Walter Bagehot - The English Constitution (1867, 1873)
‘The use of the Queen, in a dignified capacity, is incalculable. Without her in England, the present English Government would fail and pass away. Most people when they read that the Queen walked on the slopes at Windsor - that the Prince of Wales went to the Derby - have imagined that too much thought and prominence were given to little things. But they have been in error; and it is nice to trace how the actions of a retired widow and an unemployed youth become of such importance. The best reason why Monarchy is a strong government is, that it is an intelligible government. The mass of mankind understand it, and they hardly anywhere in the world understand any other.’
‘The characteristic of the English Monarchy is that it retains the feelings by which the heroic kings governed their rude age, and has added the feelings by which the constitutions of later Greece ruled in more refined ages. We are a more mixed people than the Athenians, or probably than any political Greeks.’
‘A family on the throne is an interesting idea also. It brings down the pride of sovereignty to the level of petty life. No feeling could seem more childish than the enthusiasm of the English at the marriage of the Prince of Wales. They treated as a great political event what, looked at as a matter of pure business, was very small indeed. But no feeling could be more like common human nature as it is, and as it is likely to be. The women - one half the human race at least - care fifty times more for a marriage than a ministry. All but a few cynics like to see a pretty novel touching for a moment the dry scenes of the grave world. A princely marriage is the brilliant edition of a universal fact, and as such, it rivets mankind.’
‘To state the matter shortly, Royalty is a government in which the attention of the nation is concentrated on one person doing interesting actions. A Republic is a government in which that attention is divided between many, who are all doing uninteresting actions. Accordingly, so long as the human heart is strong and the human reason weak, Royalty will be strong because it appeals to diffused feeling, and Republics weak because they appeal to the understanding.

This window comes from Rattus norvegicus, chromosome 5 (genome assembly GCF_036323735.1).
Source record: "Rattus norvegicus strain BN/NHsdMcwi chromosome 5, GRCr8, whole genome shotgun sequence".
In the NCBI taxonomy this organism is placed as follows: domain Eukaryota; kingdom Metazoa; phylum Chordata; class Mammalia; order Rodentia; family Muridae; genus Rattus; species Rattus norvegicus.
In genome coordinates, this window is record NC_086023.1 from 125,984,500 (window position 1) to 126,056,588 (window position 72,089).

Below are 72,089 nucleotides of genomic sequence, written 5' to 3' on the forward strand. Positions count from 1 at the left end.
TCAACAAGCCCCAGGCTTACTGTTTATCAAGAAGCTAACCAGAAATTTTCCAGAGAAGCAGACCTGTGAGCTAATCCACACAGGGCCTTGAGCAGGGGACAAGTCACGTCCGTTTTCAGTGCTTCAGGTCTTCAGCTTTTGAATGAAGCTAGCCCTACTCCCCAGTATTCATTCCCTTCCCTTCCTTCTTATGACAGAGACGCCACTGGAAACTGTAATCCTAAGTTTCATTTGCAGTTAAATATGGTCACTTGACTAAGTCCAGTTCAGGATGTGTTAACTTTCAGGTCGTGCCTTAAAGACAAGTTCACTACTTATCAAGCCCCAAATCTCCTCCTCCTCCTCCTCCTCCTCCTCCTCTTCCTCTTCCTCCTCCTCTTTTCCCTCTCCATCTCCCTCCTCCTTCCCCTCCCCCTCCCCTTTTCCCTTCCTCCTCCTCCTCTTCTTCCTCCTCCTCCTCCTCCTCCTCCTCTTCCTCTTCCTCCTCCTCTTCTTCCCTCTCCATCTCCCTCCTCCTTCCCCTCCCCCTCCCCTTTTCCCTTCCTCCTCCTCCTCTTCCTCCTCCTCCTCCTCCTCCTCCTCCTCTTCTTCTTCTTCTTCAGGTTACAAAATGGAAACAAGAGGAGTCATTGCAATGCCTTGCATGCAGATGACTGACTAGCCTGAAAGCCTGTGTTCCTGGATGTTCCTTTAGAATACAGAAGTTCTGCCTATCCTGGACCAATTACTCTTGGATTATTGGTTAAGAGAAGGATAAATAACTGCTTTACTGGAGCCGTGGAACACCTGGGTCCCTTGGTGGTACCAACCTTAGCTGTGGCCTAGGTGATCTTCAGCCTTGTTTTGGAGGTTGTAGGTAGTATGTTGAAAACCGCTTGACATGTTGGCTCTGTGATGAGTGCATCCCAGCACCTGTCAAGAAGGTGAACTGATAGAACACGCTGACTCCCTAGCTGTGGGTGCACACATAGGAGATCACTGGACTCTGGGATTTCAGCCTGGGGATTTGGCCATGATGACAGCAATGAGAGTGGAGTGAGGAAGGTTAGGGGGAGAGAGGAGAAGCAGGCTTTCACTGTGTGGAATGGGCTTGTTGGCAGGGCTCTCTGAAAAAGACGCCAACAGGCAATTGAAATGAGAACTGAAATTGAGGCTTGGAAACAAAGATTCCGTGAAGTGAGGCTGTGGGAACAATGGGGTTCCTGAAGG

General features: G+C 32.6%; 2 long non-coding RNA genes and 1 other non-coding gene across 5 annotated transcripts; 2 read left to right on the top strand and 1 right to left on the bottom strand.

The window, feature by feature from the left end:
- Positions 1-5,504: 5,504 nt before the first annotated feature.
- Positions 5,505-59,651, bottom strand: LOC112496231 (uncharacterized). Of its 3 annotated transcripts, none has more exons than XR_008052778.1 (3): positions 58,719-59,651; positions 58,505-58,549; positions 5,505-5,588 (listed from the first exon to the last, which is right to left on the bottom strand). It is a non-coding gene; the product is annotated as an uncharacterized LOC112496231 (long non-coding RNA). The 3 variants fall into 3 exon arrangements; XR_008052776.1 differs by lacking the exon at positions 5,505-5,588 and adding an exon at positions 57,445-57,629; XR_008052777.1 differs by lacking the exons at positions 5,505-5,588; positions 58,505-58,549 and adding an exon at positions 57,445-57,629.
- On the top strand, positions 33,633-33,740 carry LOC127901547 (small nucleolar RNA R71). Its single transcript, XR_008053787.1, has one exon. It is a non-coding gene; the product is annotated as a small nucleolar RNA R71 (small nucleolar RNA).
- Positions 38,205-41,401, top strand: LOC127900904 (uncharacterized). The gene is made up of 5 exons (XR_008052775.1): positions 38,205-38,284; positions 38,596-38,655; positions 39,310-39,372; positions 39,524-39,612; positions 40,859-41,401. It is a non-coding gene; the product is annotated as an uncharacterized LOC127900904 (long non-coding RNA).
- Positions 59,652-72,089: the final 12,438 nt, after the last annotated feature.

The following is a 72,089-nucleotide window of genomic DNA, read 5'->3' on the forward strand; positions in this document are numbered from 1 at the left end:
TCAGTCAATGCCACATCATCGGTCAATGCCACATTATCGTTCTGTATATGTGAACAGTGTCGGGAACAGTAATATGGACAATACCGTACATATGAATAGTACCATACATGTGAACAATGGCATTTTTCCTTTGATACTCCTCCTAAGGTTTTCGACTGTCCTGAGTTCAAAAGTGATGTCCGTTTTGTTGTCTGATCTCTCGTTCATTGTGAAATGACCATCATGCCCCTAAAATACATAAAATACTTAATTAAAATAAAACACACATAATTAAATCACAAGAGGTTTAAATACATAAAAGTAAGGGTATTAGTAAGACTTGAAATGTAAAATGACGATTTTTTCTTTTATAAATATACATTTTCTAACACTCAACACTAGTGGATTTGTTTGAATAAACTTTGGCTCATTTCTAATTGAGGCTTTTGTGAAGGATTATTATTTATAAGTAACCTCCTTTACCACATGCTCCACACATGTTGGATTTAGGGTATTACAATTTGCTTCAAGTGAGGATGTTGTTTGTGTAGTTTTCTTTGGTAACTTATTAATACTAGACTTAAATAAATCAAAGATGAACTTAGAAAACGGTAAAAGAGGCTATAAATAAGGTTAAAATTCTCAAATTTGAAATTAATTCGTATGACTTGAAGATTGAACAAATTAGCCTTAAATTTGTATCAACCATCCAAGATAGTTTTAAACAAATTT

Secondly. The English Monarchy strengthens our government with the strength of religion. (…)
Thirdly. The Queen is the head of our society. If she did not exist the Prime Minister would be the first person in the country. He and his wife would have to receive foreign ministers, and occasionally foreign princes, to give the first parties in the country; he and she would be at the head of the pageant of life; they would represent England in the eyes of foreign nations; they would represent the Government of England in the eyes of the English. It is very easy to imagine a world in which this change would not be a great evil. (…) A nation of unimpressible philosophers would not care at all how the externals of life were managed. Who is the showman is not material unless you care about the show. But of all nations in the world the English are perhaps the least a nation of pure philosophers. It would be a very serious matter to us to change every four or five years the visible head of our world. (…)
Fourthly. We have come to regard the Crown as the head of our morality. (…)
Lastly. Constitutional royalty has the function which I insisted on at length in my last essay, and which, though it is by far the greatest, I need not now enlarge upon again. It acts as a disguise. It enables our real rulers to change without heedless people knowing it. The masses of Englishmen are not fit for an elective government; if they knew how near they were to it, they would be surprised, and almost tremble.’
‘The House of Commons has inquired into most things, but has never had a committee on “the Queen.” There is no authentic blue-book to say what she does. (…) A secret prerogative is an anomaly - perhaps the greatest of anomalies. That secrecy is, however, essential to the utility of English royalty as it now is. Above all things our royalty is to be reverenced, and if you begin to poke about it you cannot reverence it. When there is a select committee on the Queen, the charm of royalty will be gone. Its mystery is its life. We must not let in daylight upon magic. We must not bring the Queen into the combat of politics, or she will cease to be reverenced by all combatants; she will become one combatant among many. The existence of this secret power is, according to abstract theory, a defect in our constitutional polity, but it is a defect incident to a civilization such as ours, where august and therefore unknown powers are needed, as well as known and serviceable powers.’